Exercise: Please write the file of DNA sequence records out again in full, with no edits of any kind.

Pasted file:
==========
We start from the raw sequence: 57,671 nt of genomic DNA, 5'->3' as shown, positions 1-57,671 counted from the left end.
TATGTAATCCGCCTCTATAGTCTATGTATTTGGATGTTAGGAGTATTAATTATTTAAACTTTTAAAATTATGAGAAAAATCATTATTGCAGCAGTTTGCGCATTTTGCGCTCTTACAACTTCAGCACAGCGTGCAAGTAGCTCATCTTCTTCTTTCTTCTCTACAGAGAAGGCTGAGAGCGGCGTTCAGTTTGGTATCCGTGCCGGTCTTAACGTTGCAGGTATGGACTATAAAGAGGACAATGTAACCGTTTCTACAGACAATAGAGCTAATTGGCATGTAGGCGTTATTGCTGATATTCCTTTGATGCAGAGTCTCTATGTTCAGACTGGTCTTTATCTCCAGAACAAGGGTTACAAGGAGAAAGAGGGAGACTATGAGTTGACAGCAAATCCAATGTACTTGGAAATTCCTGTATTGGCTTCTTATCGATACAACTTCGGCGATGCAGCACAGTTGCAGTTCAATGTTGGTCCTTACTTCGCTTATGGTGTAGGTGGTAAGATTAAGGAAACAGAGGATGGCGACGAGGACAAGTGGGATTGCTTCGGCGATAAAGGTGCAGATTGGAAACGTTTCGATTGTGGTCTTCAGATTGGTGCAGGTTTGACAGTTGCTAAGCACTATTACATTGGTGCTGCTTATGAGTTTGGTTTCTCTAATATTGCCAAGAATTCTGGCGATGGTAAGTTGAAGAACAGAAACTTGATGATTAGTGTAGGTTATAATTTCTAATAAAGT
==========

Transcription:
We start from the raw sequence: 57,671 nt of genomic DNA, 5'->3' as shown, positions 1-57,671 counted from the left end.
TATGTAATCCGCCTCTATAGTCTATGTATTTGGATGTTAGGAGTATTAATTATTTAAACTTTTAAAATTATGAGAAAAATCATTATTGCAGCAGTTTGCGCATTTTGCGCTCTTACAACTTCAGCACAGCGTGCAAGTAGCTCATCTTCTTCTTTCTTCTCTACAGAGAAGGCTGAGAGCGGCGTTCAGTTTGGTATCCGTGCCGGTCTTAACGTTGCAGGTATGGACTATAAAGAGGACAATGTAACCGTTTCTACAGACAATAGAGCTAATTGGCATGTAGGCGTTATTGCTGATATTCCTTTGATGCAGAGTCTCTATGTTCAGACTGGTCTTTATCTCCAGAACAAGGGTTACAAGGAGAAAGAGGGAGACTATGAGTTGACAGCAAATCCAATGTACTTGGAAATTCCTGTATTGGCTTCTTATCGATACAACTTCGGCGATGCAGCACAGTTGCAGTTCAATGTTGGTCCTTACTTCGCTTATGGTGTAGGTGGTAAGATTAAGGAAACAGAGGATGGCGACGAGGACAAGTGGGATTGCTTCGGCGATAAAGGTGCAGATTGGAAACGTTTCGATTGTGGTCTTCAGATTGGTGCAGGTTTGACAGTTGCTAAGCACTATTACATTGGTGCTGCTTATGAGTTTGGTTTCTCTAATATTGCCAAGAATTCTGGCGATGGTAAGTTGAAGAACAGAAACTTGATGATTAGTGTAGGTTATAATTTCTAATAAAGT